“I think we’ll continue to see a lot of comic properties, especially independent books, get picked up and many of them actually get made.  There are so many streaming services coming out that, in order to be competitive, will need to have content, and there’s no better media to mine than comics. Think about it – the dialogue is mostly established and the story board for filming is pretty much created for producers to get a jump start on next steps.  With a book that gets optioned, there’s so much that needs to be extrapolated before a script can be written. Comics are a different story.  Other mediums would be the comic books themselves.  We’re at a point where some of these writers and artist are so good we expect a lot out of them. So if we know Donny Cates is going to pull a random character up from the obscurity of Marvel’s massive category, then that character’s first appearance will likely get some movement on the secondary market.”

  • Words For Those Who Dare

If you decide taking some risks on comic based movies is something you’re interested in, there are obviously plenty of great resources out there that you can utilize to make yourself a more educated and effective investor. But are great resources all you need? Is it as easy as it sounds to play the game and end up on the winning side of these transactions? Both Scott and Nick have some wise words before you make the leap into the unknown.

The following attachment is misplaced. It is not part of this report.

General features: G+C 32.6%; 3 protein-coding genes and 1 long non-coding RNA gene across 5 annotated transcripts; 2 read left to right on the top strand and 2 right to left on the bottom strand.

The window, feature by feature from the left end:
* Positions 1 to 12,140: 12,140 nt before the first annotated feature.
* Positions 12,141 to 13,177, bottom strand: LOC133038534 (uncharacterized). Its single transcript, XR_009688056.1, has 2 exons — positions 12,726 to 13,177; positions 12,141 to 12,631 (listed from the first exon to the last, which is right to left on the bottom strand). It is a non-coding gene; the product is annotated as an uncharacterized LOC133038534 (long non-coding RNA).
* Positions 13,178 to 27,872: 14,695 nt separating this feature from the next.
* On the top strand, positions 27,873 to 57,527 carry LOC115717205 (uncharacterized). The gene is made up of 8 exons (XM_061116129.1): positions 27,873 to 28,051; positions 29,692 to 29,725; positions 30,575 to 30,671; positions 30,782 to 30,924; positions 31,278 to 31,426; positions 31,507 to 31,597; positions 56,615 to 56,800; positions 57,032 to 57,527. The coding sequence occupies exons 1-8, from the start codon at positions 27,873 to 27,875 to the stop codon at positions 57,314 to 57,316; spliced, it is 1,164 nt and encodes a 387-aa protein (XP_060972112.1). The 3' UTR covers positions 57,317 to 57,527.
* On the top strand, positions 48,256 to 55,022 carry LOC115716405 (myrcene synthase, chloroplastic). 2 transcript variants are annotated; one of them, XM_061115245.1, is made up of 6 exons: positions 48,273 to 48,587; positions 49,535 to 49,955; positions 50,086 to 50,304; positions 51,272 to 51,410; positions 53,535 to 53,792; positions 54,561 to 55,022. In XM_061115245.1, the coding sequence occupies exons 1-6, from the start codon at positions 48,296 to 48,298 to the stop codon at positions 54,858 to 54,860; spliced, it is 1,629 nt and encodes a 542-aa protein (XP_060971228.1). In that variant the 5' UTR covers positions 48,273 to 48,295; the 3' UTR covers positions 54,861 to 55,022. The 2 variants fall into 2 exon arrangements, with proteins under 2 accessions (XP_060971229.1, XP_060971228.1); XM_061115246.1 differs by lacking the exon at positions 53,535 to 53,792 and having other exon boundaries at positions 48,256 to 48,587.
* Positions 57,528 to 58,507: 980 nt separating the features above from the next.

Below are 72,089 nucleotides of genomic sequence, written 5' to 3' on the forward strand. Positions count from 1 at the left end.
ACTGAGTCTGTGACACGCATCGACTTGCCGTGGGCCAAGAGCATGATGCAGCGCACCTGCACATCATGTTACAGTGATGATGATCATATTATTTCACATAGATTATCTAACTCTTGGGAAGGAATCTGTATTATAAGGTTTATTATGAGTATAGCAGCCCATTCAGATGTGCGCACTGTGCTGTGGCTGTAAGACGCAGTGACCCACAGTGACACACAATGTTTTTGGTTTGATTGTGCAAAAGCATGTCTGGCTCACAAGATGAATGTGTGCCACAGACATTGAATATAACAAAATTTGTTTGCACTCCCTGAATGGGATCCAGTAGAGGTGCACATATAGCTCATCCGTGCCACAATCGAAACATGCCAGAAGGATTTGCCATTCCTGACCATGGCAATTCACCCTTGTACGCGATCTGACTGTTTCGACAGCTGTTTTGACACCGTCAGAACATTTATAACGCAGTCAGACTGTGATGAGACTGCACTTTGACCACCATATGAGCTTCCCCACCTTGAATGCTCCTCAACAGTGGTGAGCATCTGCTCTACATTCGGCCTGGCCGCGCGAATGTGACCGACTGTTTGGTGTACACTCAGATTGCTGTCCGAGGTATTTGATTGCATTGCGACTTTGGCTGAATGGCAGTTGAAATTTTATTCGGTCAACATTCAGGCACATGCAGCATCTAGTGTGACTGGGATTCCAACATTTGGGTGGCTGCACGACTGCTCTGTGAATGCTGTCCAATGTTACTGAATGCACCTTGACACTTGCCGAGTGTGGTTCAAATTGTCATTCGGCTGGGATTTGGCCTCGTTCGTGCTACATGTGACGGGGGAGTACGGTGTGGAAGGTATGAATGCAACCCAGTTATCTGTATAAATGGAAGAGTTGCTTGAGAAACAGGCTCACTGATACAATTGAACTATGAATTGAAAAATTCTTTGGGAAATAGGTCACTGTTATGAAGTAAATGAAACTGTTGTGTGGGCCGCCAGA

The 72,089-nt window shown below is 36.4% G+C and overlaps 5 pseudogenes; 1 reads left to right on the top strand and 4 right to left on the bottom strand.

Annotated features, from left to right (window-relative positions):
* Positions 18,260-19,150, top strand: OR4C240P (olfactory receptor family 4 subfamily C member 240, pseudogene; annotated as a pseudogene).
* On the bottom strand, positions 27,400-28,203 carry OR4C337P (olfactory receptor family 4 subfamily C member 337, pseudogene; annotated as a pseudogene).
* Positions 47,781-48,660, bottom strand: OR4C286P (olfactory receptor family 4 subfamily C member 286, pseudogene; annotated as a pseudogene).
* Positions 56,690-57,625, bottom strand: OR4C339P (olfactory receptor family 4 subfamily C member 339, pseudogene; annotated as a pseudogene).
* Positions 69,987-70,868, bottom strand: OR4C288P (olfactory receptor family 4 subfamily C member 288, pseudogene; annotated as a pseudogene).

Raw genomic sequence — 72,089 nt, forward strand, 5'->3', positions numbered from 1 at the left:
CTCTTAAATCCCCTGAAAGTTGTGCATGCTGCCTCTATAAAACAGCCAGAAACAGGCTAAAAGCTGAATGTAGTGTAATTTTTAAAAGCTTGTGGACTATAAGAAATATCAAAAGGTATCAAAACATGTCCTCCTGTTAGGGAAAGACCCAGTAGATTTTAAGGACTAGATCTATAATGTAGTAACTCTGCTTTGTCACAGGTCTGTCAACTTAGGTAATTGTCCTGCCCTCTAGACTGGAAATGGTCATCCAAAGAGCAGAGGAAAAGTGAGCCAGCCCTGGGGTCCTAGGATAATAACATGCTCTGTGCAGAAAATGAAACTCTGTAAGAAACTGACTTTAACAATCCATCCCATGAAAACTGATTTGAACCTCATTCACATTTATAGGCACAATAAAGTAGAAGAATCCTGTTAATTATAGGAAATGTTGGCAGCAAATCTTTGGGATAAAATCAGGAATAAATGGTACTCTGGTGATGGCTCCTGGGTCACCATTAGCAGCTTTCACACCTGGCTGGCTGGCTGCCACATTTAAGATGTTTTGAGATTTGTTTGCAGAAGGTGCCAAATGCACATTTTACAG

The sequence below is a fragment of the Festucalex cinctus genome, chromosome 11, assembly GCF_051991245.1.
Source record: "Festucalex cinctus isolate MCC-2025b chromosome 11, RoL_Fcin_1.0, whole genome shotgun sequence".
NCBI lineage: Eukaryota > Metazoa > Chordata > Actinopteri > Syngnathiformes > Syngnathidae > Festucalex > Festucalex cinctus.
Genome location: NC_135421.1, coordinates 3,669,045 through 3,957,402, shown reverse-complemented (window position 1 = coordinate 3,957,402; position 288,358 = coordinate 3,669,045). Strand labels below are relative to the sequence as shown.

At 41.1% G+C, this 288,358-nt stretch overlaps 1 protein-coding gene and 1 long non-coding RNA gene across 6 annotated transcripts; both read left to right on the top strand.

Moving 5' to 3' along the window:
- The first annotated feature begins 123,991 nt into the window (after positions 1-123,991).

“Collect what you want to collect for the joy and pride of ownership” Nick says.

“Profiting off of comics is not an easy thing to do but if you want to do it, be patient and if you’re not going to use Key Collector Comics subscription services as a guide then spend A LOT of time educate yourself on the trends in comics.  There are many indicators that point to what could affect the value of a book…

If you use Key Collector Comics, buy whatever you find in the app that you find in a dollar bin.  We don’t know what characters are going to be introduced or which properties are going to find their way to the screen but investing $1 in something fun to own is not a bad way to spend money that can turn a significant profit.  Also, be patient with what you purchase.  When something gets optioned, it takes YEARS to go from that point to production. I see people online complaining that these announcements never result in a movie or TV show but they’re not thinking of the time it takes to get financiers, scout locations to shoot, get a director, write the script, hire actors, film the thing, edit it, etc.  Financially, this is not an “immediate-gratification” hobby but to many who actually love comics, being involved in this landscape is always gratifying.”